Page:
Five years, that's all I've got


Loyal readers of this blog, if there are any left, may have noticed that I have departed from my original purpose in 2011 of writing about the Fukushima Daiichi catastrophe and all the various problems with nuclear energy. Over the past year, most of the blog posts have been about nuclear disarmament and its relation to the broader issues of war and international relations.
This drift happened because I felt I had covered everything there was to say about the argument against nuclear energy. There are things left to say. The nuclear catastrophes are not over, but they are being covered well elsewhere, so I shifted my attention to nuclear disarmament because it seemed to be a more urgent problem as well as a prerequisite (or co-requisite) of the abolition of nuclear energy. I’ve been on this topic also because there are some aspects of it that I believe are not being addressed sufficiently by most disarmament groups that tend to have a single-issue orientation.
Nuclear disarmament receives a lot more attention than the threats posed by the proliferation of nuclear power plants, and all of the groups fighting for disarmament seem to have made a strategic choice not to put the elimination of nuclear energy on their agenda. Article IV of the Treaty on the Non-Proliferation of Nuclear Weapons (NPT) gives all parties the right to develop nuclear energy for “peaceful purposes.” Much attention is paid to the other articles of the treaty that oblige the nuclear powers to work toward disarmament, but the proliferation problems arising from Article IV get passed over. The strategy is to get rid of the bombs first and worry about that other problem later. This neglect, however, takes nuclear power completely off the agenda of international politics, and reminds anti-nuclear activists that there is a very, very long road to travel to the elimination of all nuclear technologies. It is much more likely at this stage that nuclear power will fade away because of the emergence of renewable energy technologies as well as national and regional constraints on the continuation of this outdated way of producing electricity.
Nuclear disarmament groups also seem content to ignore the broader problems posed by international disparities in military spending and the proliferation of conventional military hardware. If this neglect continues, and if the movement succeeds in getting the UN to ratify an international treaty declaring nuclear weapons illegal, we will be left with a very destabilized world, with the United States vastly predominant in a non-nuclear armed world. Intercontinental ballistic missiles would be refitted with precision conventional bombs capable of putting any nation on earth back in the Stone Age within a matter of weeks. This has already been achieved with an assortment of various cruise missiles, air raids and drone attacks in Serbia (1999), Iraq (1991, 2003) and Libya (2011). An American predominance in space-based weapons and anti-ballistic missiles would simply add to the imbalance of power. The absence of nuclear deterrence among weaker powers could set off a new arms race based on old-fashioned dependence on tanks, heavy artillery, and so on, then there would be an increased risk of war, with a likelihood that in any conflict nuclear power plants would be demolished with conventional weaponry. The fire burning at just one destroyed nuclear fuel storage pool would be far worse than Chernobyl or Fukushima (depending on the status of its contents), and there could be multiple such disasters in a large-scale war. It would be nuclear war coming in a way that wasn’t expected, the good intentions of rapid nuclear disarmament leading to unforeseen consequences.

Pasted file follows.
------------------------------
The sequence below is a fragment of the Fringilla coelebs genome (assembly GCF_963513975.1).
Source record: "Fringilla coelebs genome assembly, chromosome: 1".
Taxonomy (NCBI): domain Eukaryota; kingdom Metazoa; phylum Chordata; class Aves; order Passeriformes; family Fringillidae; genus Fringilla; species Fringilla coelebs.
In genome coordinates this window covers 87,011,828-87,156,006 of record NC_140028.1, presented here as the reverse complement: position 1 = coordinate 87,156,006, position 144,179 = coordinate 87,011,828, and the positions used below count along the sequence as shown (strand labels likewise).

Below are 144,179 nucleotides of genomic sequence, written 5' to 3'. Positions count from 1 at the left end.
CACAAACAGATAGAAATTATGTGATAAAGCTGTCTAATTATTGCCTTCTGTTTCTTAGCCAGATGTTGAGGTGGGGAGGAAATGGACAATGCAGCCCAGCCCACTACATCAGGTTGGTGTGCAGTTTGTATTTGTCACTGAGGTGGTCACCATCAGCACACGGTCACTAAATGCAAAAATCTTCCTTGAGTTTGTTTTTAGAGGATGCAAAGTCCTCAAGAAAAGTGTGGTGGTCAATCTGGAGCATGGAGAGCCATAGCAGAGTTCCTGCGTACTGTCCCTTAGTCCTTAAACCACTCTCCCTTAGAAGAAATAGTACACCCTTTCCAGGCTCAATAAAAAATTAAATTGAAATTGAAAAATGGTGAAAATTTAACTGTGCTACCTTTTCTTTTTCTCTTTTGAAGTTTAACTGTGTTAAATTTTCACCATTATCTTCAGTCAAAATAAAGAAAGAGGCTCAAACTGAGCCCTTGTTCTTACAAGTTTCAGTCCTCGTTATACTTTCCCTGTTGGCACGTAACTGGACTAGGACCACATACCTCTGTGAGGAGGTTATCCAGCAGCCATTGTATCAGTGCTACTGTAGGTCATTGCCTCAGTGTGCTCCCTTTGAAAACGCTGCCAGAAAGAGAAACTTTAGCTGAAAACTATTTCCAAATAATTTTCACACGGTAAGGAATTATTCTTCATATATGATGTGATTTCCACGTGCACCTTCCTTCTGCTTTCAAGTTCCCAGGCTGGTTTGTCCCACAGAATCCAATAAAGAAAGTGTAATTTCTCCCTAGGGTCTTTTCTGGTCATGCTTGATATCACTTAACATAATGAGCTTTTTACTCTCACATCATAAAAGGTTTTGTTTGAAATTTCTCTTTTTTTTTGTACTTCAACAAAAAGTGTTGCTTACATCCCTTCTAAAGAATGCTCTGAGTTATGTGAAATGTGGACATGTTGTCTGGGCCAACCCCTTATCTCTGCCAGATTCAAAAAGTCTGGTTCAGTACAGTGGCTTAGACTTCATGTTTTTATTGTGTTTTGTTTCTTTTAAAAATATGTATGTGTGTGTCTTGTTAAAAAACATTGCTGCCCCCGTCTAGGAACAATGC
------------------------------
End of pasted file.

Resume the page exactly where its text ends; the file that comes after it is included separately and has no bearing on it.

The recent defeat of the Democratic Party in the United States illustrated what happens when a regime spends decades compromising its core values in order to achieve short-term gains. Continually choosing the lesser evil eventually leads to a rendezvous with the evil we had first wanted to avoid. The disarmament movement is making the same mistake when it strategically decides to not talk about nuclear energy, then scoffs at nations that hesitate to embrace the instability that would follow a ban on nuclear weapons. It is easy to laugh at this fear of instability and dismiss it as an outrageous excuse to go on endangering life on the planet, but we laugh at our own peril. It is not so easy to convince people who remember the battle of Stalingrad in 1942-43, as well as the humiliation, economic devastation and NATO expansion that followed the nuclear arms reductions of the 1980s and 1990s.